OUI/DUI Marijuana is a difficult charge for the police and prosecutors to prove in court, but you still need a good lawyer. Here’s why.
If you were pulled over by police and the interior of your car smells like marijuana chances are you were charged with Operating Under the Influence of Marijuana (OUI Marijuana). New changes in the law now makes it very difficult for police and the prosecution to prove OUI Marijuana cases in court. Hiring an attorney that stays up-to-date on the latest developments and that has experience handling these types of cases is very important in getting the best possible outcome. If you’ve been charged with any type of OUI/DUI offense, contact our law office today to schedule a free consultation.
OUI/DUI Marijuana is a difficult charge for the police and prosecutors to prove in court. First off, when it comes to OUI cases, practically all the police training over the last few decades has been focused on OUI alcohol and not OUI drugs. This has resulted in law enforcement developing a chemical breath test and comprehensive set of field sobriety tests that the scientific community has deemed valid for determining a person’s level of impairment by alcohol. All police training has been focused on making sure every police officer is competent in administering these alcohol-related field sobriety tests.
“Under a unanimous ruling by the Supreme Judicial Court, Massachusetts police officers can no longer cite their subjective on-scene observations or sobriety tests to conclude in court testimony that a driver was under the influence of marijuana. In limiting the use of the familiar roadside tests designed to provide an approximate measure of drunkenness — walking in a straight line, standing on one foot, and so on — the court found there is no scientific consensus those tests definitively prove someone is intoxicated by marijuana.” Boston Globe
The Courts Distinguish Between Proving Alcohol Impairment and Being “Stoned” on Marijuana
A 2017 court decision determined that there is no scientific agreement on whether these field sobriety tests are capable of determining marijuana intoxication. As a result, the court determined that field sobriety tests are not scientific test for impairment by marijuana, there is no correlation between performance on field sobriety tests and marijuana impairment and as a result prosecutors cannot admit field sobriety evidence as evidence of marijuana impairment.
The 2017 court ruling also determined that a lay person, or non-expert, cannot testify whether or not someone was under the influence of marijuana because the scientific community has no consensus as to the characteristics or signs of marijuana intoxication. As a result, a police officer, without special training, is considered a lay person, or non-expert, and are now prevented from testifying that someone was under the influence of marijuana.
Usually only one, or just a few police officers in each department are a qualified Drug Recognition Expert (DRE) which qualifies an officer to testify that someone was under the influence of marijuana. DREs undergo extensive training which qualifies them to perform a set of tests in a standardized method which is supposed to allow a police officer to determine if a vehicle operator’s impairment is related to drug use. That is not the case in OUI alcohol cases as you do not need to be an expert to give opinion testimony regarding someone’s level of impairment from alcohol. This is because it does not take an expert — even an average person is capable of determining if somebody is drunk on alcohol or not.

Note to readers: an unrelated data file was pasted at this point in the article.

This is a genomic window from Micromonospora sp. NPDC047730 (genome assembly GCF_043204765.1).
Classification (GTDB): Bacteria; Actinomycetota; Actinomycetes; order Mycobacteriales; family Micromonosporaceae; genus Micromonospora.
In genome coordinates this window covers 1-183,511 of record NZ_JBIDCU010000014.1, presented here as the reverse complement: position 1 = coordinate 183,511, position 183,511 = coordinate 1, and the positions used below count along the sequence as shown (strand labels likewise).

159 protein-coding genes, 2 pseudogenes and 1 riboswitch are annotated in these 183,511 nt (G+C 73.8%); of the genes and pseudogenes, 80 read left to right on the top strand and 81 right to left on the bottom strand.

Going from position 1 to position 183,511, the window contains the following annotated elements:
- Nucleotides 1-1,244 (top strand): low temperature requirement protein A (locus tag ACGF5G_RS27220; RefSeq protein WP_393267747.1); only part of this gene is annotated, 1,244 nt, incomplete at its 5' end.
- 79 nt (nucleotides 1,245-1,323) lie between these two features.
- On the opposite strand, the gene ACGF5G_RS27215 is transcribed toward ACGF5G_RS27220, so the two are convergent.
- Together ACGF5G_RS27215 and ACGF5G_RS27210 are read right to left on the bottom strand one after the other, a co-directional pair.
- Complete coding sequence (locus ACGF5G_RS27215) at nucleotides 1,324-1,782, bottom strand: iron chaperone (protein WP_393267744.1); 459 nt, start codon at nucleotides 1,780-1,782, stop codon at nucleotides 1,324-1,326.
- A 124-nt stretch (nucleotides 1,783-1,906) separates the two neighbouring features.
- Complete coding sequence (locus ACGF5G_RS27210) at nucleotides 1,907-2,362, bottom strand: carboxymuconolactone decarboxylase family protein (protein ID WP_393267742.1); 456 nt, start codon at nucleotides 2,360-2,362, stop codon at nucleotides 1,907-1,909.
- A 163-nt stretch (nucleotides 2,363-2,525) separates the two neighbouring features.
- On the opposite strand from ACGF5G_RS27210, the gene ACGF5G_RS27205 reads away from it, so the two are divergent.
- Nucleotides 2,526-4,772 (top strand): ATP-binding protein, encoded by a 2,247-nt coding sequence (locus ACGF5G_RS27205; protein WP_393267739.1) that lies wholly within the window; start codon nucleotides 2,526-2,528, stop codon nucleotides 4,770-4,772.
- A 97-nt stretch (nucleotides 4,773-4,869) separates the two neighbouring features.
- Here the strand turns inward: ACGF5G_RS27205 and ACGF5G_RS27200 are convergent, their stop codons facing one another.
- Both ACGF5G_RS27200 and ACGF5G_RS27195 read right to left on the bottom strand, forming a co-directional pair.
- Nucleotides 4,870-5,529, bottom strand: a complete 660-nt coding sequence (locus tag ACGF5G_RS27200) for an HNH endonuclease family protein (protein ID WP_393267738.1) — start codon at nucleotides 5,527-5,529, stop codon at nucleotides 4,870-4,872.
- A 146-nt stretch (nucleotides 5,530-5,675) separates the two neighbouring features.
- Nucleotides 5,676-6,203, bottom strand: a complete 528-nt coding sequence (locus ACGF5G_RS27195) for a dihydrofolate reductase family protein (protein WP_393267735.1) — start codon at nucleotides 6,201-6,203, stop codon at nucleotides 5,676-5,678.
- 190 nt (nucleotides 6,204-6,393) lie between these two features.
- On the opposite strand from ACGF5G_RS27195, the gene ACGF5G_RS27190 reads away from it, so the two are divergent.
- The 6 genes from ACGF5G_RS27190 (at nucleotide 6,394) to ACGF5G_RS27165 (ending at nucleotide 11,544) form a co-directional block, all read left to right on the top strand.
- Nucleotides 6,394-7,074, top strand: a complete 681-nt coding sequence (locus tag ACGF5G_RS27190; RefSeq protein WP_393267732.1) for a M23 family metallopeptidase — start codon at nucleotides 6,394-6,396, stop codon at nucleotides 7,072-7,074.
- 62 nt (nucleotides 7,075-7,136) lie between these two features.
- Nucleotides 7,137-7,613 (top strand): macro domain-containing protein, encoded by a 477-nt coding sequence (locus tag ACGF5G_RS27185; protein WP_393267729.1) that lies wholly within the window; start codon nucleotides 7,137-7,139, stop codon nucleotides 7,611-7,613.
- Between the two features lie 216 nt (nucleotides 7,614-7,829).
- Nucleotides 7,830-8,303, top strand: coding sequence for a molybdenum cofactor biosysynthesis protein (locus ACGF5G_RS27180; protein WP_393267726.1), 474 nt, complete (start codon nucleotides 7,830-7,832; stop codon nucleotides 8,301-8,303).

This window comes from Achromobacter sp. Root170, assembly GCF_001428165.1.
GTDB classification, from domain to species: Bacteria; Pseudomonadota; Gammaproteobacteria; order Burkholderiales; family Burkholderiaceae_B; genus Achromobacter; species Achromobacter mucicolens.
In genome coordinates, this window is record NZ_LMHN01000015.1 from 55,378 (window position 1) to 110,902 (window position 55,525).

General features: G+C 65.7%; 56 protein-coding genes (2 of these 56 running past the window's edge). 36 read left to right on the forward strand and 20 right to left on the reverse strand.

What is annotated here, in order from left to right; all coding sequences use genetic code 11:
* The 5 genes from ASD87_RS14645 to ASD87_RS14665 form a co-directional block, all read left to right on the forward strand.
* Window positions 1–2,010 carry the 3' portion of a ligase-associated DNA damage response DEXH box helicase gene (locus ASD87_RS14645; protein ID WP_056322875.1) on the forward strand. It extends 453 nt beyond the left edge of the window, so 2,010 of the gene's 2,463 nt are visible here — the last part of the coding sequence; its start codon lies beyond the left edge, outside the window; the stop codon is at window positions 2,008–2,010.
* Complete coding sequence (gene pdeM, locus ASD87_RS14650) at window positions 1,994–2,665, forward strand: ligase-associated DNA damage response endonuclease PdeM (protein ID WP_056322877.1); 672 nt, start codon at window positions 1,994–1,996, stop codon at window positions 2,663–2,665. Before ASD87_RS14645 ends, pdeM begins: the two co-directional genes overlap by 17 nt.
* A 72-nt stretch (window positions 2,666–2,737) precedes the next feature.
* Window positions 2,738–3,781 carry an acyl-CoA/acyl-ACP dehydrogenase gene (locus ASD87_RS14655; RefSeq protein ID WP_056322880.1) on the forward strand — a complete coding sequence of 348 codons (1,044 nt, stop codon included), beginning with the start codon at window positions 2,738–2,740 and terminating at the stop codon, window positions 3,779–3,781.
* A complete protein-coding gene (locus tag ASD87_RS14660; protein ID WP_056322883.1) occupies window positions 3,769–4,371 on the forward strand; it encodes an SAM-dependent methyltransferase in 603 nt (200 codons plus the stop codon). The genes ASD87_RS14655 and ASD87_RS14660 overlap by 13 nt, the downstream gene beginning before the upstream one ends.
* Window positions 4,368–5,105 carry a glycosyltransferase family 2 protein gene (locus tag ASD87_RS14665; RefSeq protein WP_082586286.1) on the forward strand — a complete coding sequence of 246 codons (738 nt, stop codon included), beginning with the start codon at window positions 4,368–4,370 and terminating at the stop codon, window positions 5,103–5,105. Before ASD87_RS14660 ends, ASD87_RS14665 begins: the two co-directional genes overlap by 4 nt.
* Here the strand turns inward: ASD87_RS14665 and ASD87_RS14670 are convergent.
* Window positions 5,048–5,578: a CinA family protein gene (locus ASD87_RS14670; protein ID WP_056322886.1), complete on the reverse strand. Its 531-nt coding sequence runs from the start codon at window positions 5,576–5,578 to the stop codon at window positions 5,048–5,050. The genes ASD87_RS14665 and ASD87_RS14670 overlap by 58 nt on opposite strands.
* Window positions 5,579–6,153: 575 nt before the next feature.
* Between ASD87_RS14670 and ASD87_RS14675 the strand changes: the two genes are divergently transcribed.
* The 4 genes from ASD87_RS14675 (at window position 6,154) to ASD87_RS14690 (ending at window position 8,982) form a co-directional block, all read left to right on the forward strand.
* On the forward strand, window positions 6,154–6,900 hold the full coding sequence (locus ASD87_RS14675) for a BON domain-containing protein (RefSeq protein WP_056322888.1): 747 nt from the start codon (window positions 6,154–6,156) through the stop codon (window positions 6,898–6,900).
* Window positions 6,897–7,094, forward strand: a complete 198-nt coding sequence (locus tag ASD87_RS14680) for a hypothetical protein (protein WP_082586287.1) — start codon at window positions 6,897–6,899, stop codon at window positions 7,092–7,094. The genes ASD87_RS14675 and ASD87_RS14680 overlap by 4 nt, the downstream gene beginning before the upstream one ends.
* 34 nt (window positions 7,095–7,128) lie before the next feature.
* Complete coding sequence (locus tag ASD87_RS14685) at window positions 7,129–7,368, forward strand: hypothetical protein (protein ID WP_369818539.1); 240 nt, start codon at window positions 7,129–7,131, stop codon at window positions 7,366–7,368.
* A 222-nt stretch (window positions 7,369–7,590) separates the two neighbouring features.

While this court case prevents police from giving an opinion on impairment by marijuana and using the field sobriety test as evidence of marijuana intoxication, it does not prevent an officer from testifying about the observations he made of the defendant and how the defendant did on the field sobriety tests.
Important New Jury Instructions for Determining Marijuana Intoxication/Impairment
One of the most important parts of the recent court decision deals with the new instructions the court will need to give a jury on an OUI Marijuana case. The court must instruct jurors that field sobriety tests are not scientific evidence for determining marijuana intoxication/impairment and that any person could have difficulty performing these tests even if they are not under the influence of marijuana.
Are charges placed against you for Marijuana? Call today for experienced legal help.
No matter where you are located, we are just a phone call away. Call our Plymouth County OUI Drug attorneys at The Law Offices of Gerald J. Noonan today to schedule your free, no-obligation case review and consultation at (508) 588-0422 and you will have taken your first step to find out how best to confront this important matter. You can also use our Free Case Evaluation Form.
Our knowledgeable and experienced Brockton Defense Attorneys are available to assist clients throughout all of Massachusetts, including but not limited to Plymouth County including Brockton, Abington, Bridgewater, Whitman, Hanson, Hingham, Wareham, Halifax, Middleborough, Rockland, Lakeville, Holbrook, Avon, Kingston, Pembroke, Plympton, Pembroke, Hanover, Carver, Duxbury, Marshfield, Norwell, Hanover, Scituate, East/West Bridgewater, Rochester, Marion, Mattapoisett; Norfolk County including Quincy, Stoughton, Dedham, Weymouth, Braintree, Avon, Holbrook, Randolph, Canton, Sharon, Wrentham, Foxborough, Franklin, Walpole; Bristol County including New Bedford, Fall River, Taunton, Attleboro, Mansfield, Easton, Raynham, Norton; Cape Cod, Falmouth, Barnstable. Middlesex County including Cambridge, Lowell, Somerville, Newton, Framingham, Malden, Chelsea, Everett, Arlington, Medford and Waltham; and the Greater Boston area including South Boston, Worcester, Framingham, Woburn, Lynn, Lawrence, Salem, Dedham, Revere, Dorchester and Roxbury.